The billionaire head of South Korea’s Samsung Group, Jay Y. Lee, was jailed for five years for bribery on Friday after a six-month trial over a scandal that brought down the president.
Lee had paid bribes in anticipation of favors from then president Park Geun-hye, according to a landmark ruling by a Seoul court, which also found him guilty of hiding assets abroad, embezzlement and perjury.
Lee, the 49-year-old heir to one of the world’s biggest corporate empires, has been held since February on charges that he bribed Park to help secure control of a conglomerate that owns Samsung Electronics (KS:005930), the world’s leading smartphone and chip maker, and has interests ranging from drugs and home appliances to insurance and hotels.
Lee denied wrongdoing.
One of his lawyers, Song Wu-cheol, said Lee would appeal the lower court ruling.
By Joyce Lee and Yuna Park
Markets looked ahead Friday to a speech from Federal Reserve chair Janet Yellen at the Jackson Hole Economic Symposium in Wyoming to see if the U.S. central bank chief will offer further clues as to the outlook for the removal of accommodative policy and, while little new information is expected, the speech may not turn out to be as “boring” as intended.
The 2017 symposium will focus on “Fostering a Dynamic Global Economy” and Yellen is scheduled to give a speech on “Financial Stability” at 10:00AM ET (14:00GMT).
With higher hopes for excitement placed on a later appearance of European Central Bank president Mario Draghi, Danske Bank rules out anything “dramatic” with regard to Yellen’s speech.
“We look for a repeat of signals that the announcement on balance sheet reduction will come relatively soon (likely September) and that one more rate hike is still the base case this year,” these experts explained.
The dollar was little changed against the other major currencies on Friday, as investors remained cautious ahead of speeches by Federal Reserve Chair Janet Yellen and European Central Bank President Mario Draghi at Jackson Hole.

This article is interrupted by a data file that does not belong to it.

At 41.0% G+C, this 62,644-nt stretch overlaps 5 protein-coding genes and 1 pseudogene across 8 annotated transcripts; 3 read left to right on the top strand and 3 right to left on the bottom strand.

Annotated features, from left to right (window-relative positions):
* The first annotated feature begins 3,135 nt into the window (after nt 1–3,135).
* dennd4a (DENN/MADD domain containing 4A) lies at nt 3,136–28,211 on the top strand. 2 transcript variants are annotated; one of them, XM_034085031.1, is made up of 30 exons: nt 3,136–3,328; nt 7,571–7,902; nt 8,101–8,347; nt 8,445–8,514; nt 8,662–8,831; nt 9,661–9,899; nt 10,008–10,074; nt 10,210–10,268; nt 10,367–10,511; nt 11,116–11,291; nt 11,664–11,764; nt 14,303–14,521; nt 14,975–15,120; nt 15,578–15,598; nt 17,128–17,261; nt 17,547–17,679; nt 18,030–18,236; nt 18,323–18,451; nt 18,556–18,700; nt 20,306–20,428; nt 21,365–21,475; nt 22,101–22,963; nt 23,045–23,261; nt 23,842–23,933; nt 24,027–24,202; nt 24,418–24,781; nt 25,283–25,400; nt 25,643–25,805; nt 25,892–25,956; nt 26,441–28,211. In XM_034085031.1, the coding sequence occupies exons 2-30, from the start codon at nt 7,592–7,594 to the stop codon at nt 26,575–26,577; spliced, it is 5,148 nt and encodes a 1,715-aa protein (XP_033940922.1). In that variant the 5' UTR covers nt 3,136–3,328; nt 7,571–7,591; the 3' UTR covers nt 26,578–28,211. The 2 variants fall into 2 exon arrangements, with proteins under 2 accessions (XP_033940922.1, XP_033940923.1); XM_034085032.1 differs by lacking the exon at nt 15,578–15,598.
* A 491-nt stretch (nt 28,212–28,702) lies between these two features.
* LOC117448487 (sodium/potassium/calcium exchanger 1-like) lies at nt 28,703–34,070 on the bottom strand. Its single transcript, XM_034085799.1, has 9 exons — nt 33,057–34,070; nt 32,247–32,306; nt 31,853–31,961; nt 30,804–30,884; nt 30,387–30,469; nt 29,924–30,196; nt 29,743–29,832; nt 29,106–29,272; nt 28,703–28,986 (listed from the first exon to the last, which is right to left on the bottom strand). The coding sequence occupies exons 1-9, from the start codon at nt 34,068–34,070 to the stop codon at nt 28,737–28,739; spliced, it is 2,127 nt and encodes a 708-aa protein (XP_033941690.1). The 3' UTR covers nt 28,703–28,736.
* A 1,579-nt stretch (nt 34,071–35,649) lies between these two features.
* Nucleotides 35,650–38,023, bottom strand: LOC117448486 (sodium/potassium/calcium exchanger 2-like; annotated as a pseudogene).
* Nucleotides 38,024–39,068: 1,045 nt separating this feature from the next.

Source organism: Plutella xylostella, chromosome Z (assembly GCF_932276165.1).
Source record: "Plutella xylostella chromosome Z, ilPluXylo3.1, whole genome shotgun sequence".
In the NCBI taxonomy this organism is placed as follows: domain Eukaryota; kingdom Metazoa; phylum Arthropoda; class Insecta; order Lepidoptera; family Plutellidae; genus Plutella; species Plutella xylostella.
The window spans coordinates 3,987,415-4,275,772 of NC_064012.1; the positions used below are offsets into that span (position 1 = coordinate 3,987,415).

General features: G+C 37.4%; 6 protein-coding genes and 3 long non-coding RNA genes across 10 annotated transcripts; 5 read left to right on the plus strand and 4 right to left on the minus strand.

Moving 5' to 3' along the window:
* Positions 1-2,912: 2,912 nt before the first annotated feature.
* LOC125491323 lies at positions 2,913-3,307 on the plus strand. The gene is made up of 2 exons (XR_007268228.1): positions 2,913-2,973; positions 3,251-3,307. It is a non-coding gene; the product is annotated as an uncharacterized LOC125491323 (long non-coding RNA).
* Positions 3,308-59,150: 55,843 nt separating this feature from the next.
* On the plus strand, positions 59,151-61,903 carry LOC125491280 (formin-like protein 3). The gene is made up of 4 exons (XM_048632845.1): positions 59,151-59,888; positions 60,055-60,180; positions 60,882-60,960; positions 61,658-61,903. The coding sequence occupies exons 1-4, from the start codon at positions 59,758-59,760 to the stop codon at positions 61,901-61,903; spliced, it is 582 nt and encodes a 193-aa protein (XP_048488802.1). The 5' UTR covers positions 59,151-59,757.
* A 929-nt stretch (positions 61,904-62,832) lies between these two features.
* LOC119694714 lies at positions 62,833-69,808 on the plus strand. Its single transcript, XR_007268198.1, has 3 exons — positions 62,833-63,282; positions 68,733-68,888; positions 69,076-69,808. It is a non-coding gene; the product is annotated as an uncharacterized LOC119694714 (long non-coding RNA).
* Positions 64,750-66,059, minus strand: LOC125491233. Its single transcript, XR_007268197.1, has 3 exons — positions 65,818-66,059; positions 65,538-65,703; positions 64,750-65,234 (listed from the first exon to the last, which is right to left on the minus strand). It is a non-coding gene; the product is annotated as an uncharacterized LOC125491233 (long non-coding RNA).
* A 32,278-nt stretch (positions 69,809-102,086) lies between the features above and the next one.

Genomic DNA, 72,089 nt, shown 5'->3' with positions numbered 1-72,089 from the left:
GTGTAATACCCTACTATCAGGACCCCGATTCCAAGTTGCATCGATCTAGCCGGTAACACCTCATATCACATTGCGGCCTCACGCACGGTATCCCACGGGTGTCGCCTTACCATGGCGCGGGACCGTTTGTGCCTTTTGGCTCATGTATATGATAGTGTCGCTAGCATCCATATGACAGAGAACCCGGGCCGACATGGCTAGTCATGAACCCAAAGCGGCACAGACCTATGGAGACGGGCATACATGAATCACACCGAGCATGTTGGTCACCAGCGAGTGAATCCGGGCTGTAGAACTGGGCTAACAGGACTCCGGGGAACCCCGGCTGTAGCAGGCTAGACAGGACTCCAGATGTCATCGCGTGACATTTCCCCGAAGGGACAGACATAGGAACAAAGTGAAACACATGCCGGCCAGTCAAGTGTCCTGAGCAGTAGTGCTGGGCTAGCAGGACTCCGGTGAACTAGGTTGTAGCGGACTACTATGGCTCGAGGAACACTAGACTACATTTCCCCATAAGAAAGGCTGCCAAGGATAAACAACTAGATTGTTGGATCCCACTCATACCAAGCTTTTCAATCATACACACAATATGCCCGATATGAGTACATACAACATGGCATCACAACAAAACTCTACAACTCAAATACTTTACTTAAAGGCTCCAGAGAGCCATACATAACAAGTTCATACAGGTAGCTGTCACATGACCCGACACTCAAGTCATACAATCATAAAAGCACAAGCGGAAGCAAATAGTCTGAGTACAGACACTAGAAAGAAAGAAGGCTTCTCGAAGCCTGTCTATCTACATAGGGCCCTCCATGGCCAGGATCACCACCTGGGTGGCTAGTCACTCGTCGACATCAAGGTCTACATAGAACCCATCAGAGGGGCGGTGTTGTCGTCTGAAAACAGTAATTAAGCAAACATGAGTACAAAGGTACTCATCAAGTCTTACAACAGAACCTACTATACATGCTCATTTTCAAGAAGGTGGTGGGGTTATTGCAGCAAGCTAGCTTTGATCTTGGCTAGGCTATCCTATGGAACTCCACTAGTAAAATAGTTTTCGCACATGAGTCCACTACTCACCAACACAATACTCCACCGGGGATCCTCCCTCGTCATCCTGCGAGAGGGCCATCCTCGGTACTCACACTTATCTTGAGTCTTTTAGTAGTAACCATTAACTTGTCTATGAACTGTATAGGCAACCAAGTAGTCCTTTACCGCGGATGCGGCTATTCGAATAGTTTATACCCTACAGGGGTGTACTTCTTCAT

Market participants were looking ahead to to see if the U.S. central bank chief will offer any clues on future policy moves, although little new information was expected.
More hopes surrounded Draghi’s speech and potential indications on when the ECB plans to begin tapering its monthly purchase program.
The greenback was hit this week by fresh U.S. political tensions, after U.S. President Donald Trump said he would be willing to shut down the government to finance a wall along the U.S.-Mexico border and that he might terminate the NAFTA trade treaty.
Investors were also looking ahead to U.S. reports on durable goods orders, due later in the day.
The European Central Bank’s 2.3 trillion euros worth of asset buys propped up growth but failed to boost inflation and may have actually increased risks to financial stability, research published by the Bundesbank on Friday showed.
The conclusions of the paper support the long held views of the German central bank that bond purchases, commonly known as quantitative easing, were unnecessary and should be phased out without delay, ending the ECB’s biggest foray yet into unconventional monetary policy.
“We find that ECB balance sheet policies, in the form of direct asset purchases, bring down financial stress for some periods after the shock,” the paper concluded. “This positive effect is reversed thereafter as stress increases above its pre-shock level.”
“At the same time, asset purchase shocks have an expansionary effect on economic activity, while the effect on prices remains insignificant,” said the authors, whose view does not necessarily represent the views of the Bundesbank.